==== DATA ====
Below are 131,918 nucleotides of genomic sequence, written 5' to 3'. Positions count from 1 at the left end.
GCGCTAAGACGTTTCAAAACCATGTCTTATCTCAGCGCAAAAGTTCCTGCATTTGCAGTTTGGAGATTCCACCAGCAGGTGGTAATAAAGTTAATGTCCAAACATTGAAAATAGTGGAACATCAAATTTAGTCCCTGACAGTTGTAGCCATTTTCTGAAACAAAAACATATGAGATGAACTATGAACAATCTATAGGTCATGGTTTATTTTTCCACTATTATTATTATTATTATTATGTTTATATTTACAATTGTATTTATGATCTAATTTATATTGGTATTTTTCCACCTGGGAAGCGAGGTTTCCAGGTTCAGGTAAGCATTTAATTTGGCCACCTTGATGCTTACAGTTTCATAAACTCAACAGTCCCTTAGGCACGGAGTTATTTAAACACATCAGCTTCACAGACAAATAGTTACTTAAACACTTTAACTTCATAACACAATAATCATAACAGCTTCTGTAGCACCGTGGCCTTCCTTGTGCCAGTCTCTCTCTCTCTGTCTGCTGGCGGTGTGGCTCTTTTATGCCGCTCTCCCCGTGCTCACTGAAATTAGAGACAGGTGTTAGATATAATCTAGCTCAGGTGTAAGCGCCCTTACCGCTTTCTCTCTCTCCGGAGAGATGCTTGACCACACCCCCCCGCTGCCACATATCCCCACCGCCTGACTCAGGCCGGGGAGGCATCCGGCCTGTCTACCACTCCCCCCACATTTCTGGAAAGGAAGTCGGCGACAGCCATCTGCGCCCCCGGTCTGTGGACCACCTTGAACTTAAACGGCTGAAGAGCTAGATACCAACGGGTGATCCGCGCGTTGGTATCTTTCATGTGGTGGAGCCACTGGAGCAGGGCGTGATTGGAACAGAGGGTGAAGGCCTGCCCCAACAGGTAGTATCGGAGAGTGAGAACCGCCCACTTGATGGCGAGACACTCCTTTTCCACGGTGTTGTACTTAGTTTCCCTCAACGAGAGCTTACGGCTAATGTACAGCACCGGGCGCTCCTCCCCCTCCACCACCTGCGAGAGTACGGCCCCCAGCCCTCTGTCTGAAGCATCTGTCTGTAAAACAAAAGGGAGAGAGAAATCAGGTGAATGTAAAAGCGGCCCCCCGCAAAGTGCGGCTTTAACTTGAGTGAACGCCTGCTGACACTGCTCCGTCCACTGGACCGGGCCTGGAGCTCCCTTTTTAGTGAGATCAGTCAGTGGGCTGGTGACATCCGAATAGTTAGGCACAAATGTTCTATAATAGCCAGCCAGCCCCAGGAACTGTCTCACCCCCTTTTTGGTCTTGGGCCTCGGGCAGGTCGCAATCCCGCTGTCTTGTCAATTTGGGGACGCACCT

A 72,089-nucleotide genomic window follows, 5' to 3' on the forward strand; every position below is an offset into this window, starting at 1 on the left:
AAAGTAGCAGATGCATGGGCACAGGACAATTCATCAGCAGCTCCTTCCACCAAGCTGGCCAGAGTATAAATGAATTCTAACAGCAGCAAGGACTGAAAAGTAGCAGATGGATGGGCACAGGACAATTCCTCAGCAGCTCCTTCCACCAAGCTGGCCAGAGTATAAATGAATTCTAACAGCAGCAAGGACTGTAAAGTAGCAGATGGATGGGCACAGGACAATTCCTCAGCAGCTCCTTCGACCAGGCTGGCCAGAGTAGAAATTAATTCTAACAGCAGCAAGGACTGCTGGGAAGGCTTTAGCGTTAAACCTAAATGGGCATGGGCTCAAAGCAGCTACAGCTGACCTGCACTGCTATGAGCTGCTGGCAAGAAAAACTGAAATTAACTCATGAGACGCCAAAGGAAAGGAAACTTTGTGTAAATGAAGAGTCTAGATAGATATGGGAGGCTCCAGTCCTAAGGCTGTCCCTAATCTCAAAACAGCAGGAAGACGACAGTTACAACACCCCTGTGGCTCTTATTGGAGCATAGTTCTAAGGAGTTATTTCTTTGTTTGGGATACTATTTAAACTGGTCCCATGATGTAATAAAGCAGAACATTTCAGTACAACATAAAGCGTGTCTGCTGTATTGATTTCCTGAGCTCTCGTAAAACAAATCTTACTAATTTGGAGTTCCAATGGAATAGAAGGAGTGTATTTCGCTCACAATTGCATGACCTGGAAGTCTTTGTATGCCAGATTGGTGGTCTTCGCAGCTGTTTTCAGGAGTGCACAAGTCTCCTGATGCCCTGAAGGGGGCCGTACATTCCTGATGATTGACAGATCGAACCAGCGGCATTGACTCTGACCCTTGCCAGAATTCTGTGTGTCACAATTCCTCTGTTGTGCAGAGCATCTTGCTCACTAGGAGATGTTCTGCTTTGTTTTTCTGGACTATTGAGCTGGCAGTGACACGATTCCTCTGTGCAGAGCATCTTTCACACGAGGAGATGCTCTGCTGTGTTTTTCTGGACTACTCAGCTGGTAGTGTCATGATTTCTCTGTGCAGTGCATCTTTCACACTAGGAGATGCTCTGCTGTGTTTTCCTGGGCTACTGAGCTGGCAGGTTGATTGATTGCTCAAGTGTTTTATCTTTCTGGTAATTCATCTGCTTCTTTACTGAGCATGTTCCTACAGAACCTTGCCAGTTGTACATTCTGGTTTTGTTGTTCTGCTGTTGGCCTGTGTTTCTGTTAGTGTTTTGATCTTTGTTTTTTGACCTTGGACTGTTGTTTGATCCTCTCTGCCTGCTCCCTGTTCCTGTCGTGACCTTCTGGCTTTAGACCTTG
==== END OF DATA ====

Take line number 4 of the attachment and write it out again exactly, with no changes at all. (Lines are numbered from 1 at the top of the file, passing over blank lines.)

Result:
AAAGTAGCAGATGCATGGGCACAGGACAATTCATCAGCAGCTCCTTCCACCAAGCTGGCCAGAGTATAAATGAATTCTAACAGCAGCAAGGACTGAAAAGTAGCAGATGGATGGGCACAGGACAATTCCTCAGCAGCTCCTTCCACCAAGCTGGCCAGAGTATAAATGAATTCTAACAGCAGCAAGGACTGTAAAGTAGCAGATGGATGGGCACAGGACAATTCCTCAGCAGCTCCTTCGACCAGGCTGGCCAGAGTAGAAATTAATTCTAACAGCAGCAAGGACTGCTGGGAAGGCTTTAGCGTTAAACCTAAATGGGCATGGGCTCAAAGCAGCTACAGCTGACCTGCACTGCTATGAGCTGCTGGCAAGAAAAACTGAAATTAACTCATGAGACGCCAAAGGAAAGGAAACTTTGTGTAAATGAAGAGTCTAGATAGATATGGGAGGCTCCAGTCCTAAGGCTGTCCCTAATCTCAAAACAGCAGGAAGACGACAGTTACAACACCCCTGTGGCTCTTATTGGAGCATAGTTCTAAGGAGTTATTTCTTTGTTTGGGATACTATTTAAACTGGTCCCATGATGTAATAAAGCAGAACATTTCAGTACAACATAAAGCGTGTCTGCTGTATTGATTTCCTGAGCTCTCGTAAAACAAATCTTACTAATTTGGAGTTCCAATGGAATAGAAGGAGTGTATTTCGCTCACAATTGCATGACCTGGAAGTCTTTGTATGCCAGATTGGTGGTCTTCGCAGCTGTTTTCAGGAGTGCACAAGTCTCCTGATGCCCTGAAGGGGGCCGTACATTCCTGATGATTGACAGATCGAACCAGCGGCATTGACTCTGACCCTTGCCAGAATTCTGTGTGTCACAATTCCTCTGTTGTGCAGAGCATCTTGCTCACTAGGAGATGTTCTGCTTTGTTTTTCTGGACTATTGAGCTGGCAGTGACACGATTCCTCTGTGCAGAGCATCTTTCACACGAGGAGATGCTCTGCTGTGTTTTTCTGGACTACTCAGCTGGTAGTGTCATGATTTCTCTGTGCAGTGCATCTTTCACACTAGGAGATGCTCTGCTGTGTTTTCCTGGGCTACTGAGCTGGCAGGTTGATTGATTGCTCAAGTGTTTTATCTTTCTGGTAATTCATCTGCTTCTTTACTGAGCATGTTCCTACAGAACCTTGCCAGTTGTACATTCTGGTTTTGTTGTTCTGCTGTTGGCCTGTGTTTCTGTTAGTGTTTTGATCTTTGTTTTTTGACCTTGGACTGTTGTTTGATCCTCTCTGCCTGCTCCCTGTTCCTGTCGTGACCTTCTGGCTTTAGACCTTG